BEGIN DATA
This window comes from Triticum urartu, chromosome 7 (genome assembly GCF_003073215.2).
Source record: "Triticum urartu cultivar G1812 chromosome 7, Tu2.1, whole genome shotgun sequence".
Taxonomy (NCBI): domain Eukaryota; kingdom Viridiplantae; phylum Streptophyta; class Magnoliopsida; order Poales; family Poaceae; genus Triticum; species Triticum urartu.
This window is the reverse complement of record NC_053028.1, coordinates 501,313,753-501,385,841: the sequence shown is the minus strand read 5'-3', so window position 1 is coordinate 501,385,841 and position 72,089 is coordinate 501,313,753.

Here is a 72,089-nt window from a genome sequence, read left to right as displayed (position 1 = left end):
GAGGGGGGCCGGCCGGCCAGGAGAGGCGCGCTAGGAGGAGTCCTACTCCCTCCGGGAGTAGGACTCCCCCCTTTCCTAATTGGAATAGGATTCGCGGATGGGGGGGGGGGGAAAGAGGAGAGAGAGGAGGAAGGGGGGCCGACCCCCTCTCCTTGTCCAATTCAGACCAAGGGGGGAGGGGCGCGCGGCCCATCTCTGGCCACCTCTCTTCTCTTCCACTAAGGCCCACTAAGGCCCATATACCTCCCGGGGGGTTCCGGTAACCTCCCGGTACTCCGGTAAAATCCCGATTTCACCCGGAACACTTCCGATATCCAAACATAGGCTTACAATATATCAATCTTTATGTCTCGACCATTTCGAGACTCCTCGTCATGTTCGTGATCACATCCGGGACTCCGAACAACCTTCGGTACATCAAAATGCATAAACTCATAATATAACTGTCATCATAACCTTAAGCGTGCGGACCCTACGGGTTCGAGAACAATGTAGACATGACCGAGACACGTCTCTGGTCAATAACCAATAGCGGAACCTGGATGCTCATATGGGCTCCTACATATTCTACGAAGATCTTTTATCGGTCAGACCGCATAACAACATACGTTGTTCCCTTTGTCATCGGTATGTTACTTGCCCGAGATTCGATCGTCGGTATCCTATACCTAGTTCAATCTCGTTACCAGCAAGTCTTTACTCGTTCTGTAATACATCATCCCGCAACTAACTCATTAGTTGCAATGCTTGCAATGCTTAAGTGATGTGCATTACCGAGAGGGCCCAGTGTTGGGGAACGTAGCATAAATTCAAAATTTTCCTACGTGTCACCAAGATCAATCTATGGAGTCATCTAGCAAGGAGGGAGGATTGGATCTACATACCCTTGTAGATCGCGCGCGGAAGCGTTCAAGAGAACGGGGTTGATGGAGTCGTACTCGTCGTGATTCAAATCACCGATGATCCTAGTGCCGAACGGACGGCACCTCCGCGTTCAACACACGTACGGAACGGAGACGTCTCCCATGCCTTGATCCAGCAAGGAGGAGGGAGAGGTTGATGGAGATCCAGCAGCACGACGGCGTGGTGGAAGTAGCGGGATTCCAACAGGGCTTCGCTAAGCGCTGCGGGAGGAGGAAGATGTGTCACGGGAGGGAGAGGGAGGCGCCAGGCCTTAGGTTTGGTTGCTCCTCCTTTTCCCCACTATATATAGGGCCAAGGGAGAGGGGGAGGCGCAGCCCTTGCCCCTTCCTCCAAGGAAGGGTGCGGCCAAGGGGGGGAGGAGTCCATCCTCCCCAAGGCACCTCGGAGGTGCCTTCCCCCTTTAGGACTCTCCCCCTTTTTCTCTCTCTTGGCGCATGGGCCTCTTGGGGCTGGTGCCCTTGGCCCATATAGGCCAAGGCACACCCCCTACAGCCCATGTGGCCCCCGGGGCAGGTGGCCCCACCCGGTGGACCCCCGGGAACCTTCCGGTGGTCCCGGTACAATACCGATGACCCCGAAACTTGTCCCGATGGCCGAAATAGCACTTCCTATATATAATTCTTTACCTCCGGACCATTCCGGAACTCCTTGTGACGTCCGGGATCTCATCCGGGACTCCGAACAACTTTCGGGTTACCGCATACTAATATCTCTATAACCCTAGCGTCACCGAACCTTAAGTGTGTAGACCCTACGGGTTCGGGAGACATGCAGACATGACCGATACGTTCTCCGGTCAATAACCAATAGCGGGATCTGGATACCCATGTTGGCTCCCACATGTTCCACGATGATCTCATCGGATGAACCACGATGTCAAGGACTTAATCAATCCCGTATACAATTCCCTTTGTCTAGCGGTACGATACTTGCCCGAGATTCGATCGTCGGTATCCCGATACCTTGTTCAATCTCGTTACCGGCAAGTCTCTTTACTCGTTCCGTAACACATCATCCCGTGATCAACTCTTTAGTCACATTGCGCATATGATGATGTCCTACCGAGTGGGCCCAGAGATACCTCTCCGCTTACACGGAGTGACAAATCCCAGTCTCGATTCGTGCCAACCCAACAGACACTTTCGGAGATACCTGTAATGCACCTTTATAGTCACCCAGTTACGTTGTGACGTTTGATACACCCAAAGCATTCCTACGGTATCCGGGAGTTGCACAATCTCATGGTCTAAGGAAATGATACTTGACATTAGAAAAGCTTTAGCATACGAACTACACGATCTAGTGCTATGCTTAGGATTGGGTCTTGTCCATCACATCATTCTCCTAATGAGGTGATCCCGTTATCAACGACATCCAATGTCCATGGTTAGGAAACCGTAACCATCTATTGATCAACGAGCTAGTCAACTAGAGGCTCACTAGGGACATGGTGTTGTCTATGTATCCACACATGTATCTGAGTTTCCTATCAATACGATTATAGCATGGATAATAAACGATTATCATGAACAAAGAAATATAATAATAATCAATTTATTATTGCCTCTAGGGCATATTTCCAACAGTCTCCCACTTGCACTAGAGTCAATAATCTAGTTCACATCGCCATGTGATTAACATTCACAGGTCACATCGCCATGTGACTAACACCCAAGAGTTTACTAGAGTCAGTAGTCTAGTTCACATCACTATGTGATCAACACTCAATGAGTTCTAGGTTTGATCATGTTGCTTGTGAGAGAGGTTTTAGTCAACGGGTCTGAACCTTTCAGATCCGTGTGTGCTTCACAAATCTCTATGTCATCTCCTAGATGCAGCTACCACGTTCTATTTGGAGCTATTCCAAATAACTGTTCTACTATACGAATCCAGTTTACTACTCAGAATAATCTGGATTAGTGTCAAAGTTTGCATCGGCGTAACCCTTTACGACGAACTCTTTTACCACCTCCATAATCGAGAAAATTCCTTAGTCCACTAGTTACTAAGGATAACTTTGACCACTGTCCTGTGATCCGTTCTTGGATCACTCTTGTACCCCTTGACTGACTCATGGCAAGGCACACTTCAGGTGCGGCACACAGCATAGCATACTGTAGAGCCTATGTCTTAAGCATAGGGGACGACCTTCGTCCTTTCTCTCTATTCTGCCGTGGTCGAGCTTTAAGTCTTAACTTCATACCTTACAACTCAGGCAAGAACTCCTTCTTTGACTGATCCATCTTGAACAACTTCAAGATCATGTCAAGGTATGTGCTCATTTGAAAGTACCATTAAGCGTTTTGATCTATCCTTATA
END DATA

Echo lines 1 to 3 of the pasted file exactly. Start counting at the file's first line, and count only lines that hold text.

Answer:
This window comes from Triticum urartu, chromosome 7 (genome assembly GCF_003073215.2).
Source record: "Triticum urartu cultivar G1812 chromosome 7, Tu2.1, whole genome shotgun sequence".
Taxonomy (NCBI): domain Eukaryota; kingdom Viridiplantae; phylum Streptophyta; class Magnoliopsida; order Poales; family Poaceae; genus Triticum; species Triticum urartu.